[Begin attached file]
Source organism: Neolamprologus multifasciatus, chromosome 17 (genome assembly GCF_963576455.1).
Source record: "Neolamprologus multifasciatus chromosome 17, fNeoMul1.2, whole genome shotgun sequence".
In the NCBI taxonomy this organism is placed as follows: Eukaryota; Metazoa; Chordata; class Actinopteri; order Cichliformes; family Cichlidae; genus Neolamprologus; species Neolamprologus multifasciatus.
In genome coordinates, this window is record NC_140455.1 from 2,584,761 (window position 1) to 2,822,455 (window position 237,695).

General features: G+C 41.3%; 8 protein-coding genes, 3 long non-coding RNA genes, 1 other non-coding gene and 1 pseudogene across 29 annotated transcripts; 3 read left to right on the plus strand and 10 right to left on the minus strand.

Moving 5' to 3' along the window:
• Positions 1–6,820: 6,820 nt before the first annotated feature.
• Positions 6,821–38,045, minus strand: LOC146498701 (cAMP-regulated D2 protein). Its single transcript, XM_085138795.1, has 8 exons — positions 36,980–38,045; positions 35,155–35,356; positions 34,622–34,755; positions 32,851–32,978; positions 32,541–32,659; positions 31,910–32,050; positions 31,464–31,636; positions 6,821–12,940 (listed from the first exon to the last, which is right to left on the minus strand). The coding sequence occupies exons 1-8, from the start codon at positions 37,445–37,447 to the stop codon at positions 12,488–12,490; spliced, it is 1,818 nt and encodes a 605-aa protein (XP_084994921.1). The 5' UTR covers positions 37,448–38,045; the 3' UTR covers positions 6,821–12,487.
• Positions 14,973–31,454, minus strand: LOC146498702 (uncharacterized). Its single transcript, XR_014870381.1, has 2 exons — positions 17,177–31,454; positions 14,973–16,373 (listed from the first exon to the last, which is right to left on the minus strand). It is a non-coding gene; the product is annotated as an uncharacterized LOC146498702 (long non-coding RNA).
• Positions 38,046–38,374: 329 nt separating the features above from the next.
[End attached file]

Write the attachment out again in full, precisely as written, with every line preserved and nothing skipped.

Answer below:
Source organism: Neolamprologus multifasciatus, chromosome 17 (genome assembly GCF_963576455.1).
Source record: "Neolamprologus multifasciatus chromosome 17, fNeoMul1.2, whole genome shotgun sequence".
In the NCBI taxonomy this organism is placed as follows: Eukaryota; Metazoa; Chordata; class Actinopteri; order Cichliformes; family Cichlidae; genus Neolamprologus; species Neolamprologus multifasciatus.
In genome coordinates, this window is record NC_140455.1 from 2,584,761 (window position 1) to 2,822,455 (window position 237,695).

General features: G+C 41.3%; 8 protein-coding genes, 3 long non-coding RNA genes, 1 other non-coding gene and 1 pseudogene across 29 annotated transcripts; 3 read left to right on the plus strand and 10 right to left on the minus strand.

Moving 5' to 3' along the window:
• Positions 1–6,820: 6,820 nt before the first annotated feature.
• Positions 6,821–38,045, minus strand: LOC146498701 (cAMP-regulated D2 protein). Its single transcript, XM_085138795.1, has 8 exons — positions 36,980–38,045; positions 35,155–35,356; positions 34,622–34,755; positions 32,851–32,978; positions 32,541–32,659; positions 31,910–32,050; positions 31,464–31,636; positions 6,821–12,940 (listed from the first exon to the last, which is right to left on the minus strand). The coding sequence occupies exons 1-8, from the start codon at positions 37,445–37,447 to the stop codon at positions 12,488–12,490; spliced, it is 1,818 nt and encodes a 605-aa protein (XP_084994921.1). The 5' UTR covers positions 37,448–38,045; the 3' UTR covers positions 6,821–12,487.
• Positions 14,973–31,454, minus strand: LOC146498702 (uncharacterized). Its single transcript, XR_014870381.1, has 2 exons — positions 17,177–31,454; positions 14,973–16,373 (listed from the first exon to the last, which is right to left on the minus strand). It is a non-coding gene; the product is annotated as an uncharacterized LOC146498702 (long non-coding RNA).
• Positions 38,046–38,374: 329 nt separating the features above from the next.